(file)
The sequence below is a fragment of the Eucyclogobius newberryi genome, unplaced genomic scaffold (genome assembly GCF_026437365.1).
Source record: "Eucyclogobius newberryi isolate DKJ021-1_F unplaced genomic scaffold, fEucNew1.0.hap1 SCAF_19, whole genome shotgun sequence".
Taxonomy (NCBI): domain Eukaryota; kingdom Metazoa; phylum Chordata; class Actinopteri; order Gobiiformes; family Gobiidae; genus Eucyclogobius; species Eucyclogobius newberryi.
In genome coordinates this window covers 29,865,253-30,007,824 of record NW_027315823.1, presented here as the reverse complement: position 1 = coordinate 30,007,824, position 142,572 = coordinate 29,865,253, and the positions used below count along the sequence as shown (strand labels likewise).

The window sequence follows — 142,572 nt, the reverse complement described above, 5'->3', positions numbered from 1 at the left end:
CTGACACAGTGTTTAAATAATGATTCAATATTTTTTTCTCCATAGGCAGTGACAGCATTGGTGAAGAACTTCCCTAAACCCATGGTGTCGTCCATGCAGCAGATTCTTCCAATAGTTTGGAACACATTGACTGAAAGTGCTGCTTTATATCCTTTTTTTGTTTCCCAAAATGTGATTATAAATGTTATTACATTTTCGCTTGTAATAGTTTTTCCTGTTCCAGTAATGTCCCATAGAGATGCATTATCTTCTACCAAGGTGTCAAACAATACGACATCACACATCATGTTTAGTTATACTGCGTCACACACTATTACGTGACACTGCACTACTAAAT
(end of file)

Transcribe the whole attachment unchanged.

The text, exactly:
The sequence below is a fragment of the Eucyclogobius newberryi genome, unplaced genomic scaffold (genome assembly GCF_026437365.1).
Source record: "Eucyclogobius newberryi isolate DKJ021-1_F unplaced genomic scaffold, fEucNew1.0.hap1 SCAF_19, whole genome shotgun sequence".
Taxonomy (NCBI): domain Eukaryota; kingdom Metazoa; phylum Chordata; class Actinopteri; order Gobiiformes; family Gobiidae; genus Eucyclogobius; species Eucyclogobius newberryi.
In genome coordinates this window covers 29,865,253-30,007,824 of record NW_027315823.1, presented here as the reverse complement: position 1 = coordinate 30,007,824, position 142,572 = coordinate 29,865,253, and the positions used below count along the sequence as shown (strand labels likewise).

The window sequence follows — 142,572 nt, the reverse complement described above, 5'->3', positions numbered from 1 at the left end:
CTGACACAGTGTTTAAATAATGATTCAATATTTTTTTCTCCATAGGCAGTGACAGCATTGGTGAAGAACTTCCCTAAACCCATGGTGTCGTCCATGCAGCAGATTCTTCCAATAGTTTGGAACACATTGACTGAAAGTGCTGCTTTATATCCTTTTTTTGTTTCCCAAAATGTGATTATAAATGTTATTACATTTTCGCTTGTAATAGTTTTTCCTGTTCCAGTAATGTCCCATAGAGATGCATTATCTTCTACCAAGGTGTCAAACAATACGACATCACACATCATGTTTAGTTATACTGCGTCACACACTATTACGTGACACTGCACTACTAAAT